It is a massive advantage that RED can record 4K on-board, unlike other systems which currently require external recorders.  RED users should note however, that as REDCODE RAW files are massive, so media cards will need to be offloaded frequently onto large on-set archive devices.


Sony F65 Sony entered the race with the introduction of the F65 camera in 2012.  This camera has a native 8K image sensor down-scaled to 4K in order to fight visual artefacts and the de-Bayering process. Its large size, compared with RED EPIC and Alexa, is similar to traditional 35mm cameras. As well as not being very portable, it suffers from very high power needs. Also, its high price and the massive files that it generates, has meant that the camera has struggled to achieve market penetration. Possibly the camera is ‘too good’ and even a little ahead of its time – only time will tell but it is still an excellent camera.




Sony FS-700 Sony has also introduced a little brother called the FS700 which will support 4K acquisition using a suitable off board recorder in a short while. The 4K off-board recording  system has now been announced but we do not yet know if this will record de-Bayered 4K or require this in post.  This is an important distinction, as this can be a very laborious post production process.






Sony F-55 New on the scene for delivery in January 2013 are two modular 16-bit 4K cameras. Importantly, like the Alexa, The Sony F55 has a global shutter to eliminate the rolling shutter effect. The F-55 camera offers simultaneous compressed HD, 2K and (in the future) 4K recording on internal high-speed SxS PRO+memory cards and RAW 2K/4K recordingon AXSM memory cards using a bolt-on AXS-R5 recorder. With this device attached, the F55 delivers at astonishing 240 fps in RAW 2K and 60 fps in RAW 4K. (Be aware that SxS Pro Plus cards are a brand new development for 2013!).  The Sony F-55 and F-5 can integrate with the AXS-R5 external recorder.  This recorder actually docks with the cameras by means of a large multi-pin connector, so it won’t feel like you are using an external recorder at all. 


Sony F-5 The second camera, the F5, is also a potent high frame rate 4K camera but uses an electronic shutter. Recording internally to SxS cards limits the user to 10-bit HD or 2K resolutions.  If however you use the optional new XAVC recorder, this opens up 16-bit RAW 2K & 4K capture. It can also take compressed high speed 2K shots at up-to 120 fps onto SxS cards or uncompressed onto the AXS-R5 external recorder, which as already mentioned, docks to the camera for fully integrated operation.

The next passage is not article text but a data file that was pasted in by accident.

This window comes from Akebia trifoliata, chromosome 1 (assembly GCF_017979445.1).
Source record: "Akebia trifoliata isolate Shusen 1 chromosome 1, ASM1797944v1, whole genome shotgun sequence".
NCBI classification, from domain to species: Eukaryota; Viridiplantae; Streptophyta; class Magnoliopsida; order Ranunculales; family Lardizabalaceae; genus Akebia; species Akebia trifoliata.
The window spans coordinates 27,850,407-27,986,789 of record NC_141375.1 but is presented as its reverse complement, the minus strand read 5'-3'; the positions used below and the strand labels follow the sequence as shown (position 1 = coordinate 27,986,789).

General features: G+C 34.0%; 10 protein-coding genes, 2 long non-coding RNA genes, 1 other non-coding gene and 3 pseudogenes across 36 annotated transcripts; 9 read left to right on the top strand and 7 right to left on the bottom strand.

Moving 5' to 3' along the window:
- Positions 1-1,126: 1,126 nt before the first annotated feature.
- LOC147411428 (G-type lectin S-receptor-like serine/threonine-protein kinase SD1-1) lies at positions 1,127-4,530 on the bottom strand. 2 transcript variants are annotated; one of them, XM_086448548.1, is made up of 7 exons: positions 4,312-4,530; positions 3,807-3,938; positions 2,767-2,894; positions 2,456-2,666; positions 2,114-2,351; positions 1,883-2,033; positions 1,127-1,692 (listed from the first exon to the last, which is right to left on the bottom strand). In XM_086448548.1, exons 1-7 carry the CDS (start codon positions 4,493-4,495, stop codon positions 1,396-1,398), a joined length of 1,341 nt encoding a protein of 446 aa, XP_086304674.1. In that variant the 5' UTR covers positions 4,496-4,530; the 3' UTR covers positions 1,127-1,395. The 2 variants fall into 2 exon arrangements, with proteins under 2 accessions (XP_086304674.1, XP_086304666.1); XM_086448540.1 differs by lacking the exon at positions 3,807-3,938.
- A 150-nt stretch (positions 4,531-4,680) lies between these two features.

Canon C-500 After its great success with the large sensor C300 HD large sensor camera, Canon released the C500 for release in late 2012.  Almost identical to the C300, even sharing the same 4K sensor, it offers identical performance for on-board HD acquisition.  However, as with the FS700 and similar cameras, as it only records HD using its on-board acquisition system, so once again, if you want to acquire 4K, you be required to use an external recorder.  






JVC also deserves a special mention here as they have recently released a prosumer 1/2” chip camera that records highly compressed 4K on-board to multiple SD cards. The camera has the unusual capability of low latency live 4K output via four HDMI terminals. Its small sensor size makes its low light capabilities questionable but for its price, it's a great innovation.




Other 4K image capture cameras do exist – either in development or as specialist cameras - but the above lists the major contenders just now.



4K External Recorders

Most cameras require an external recorder to capture uncompressed 4K RAW files. The RED, Sony and Canon 4K cameras are all equipped with SDI ports that connect with external 4K recorders. An important note is that the external recorder will de-Bayer the image recorded, a great help in post-production.

The main options are:


Sony SRR1 Sony's SRR1 SRMaster is optimized for HD recording into the SR format compressed at up-to 880Mb/s or at higher bitrates uncompressed.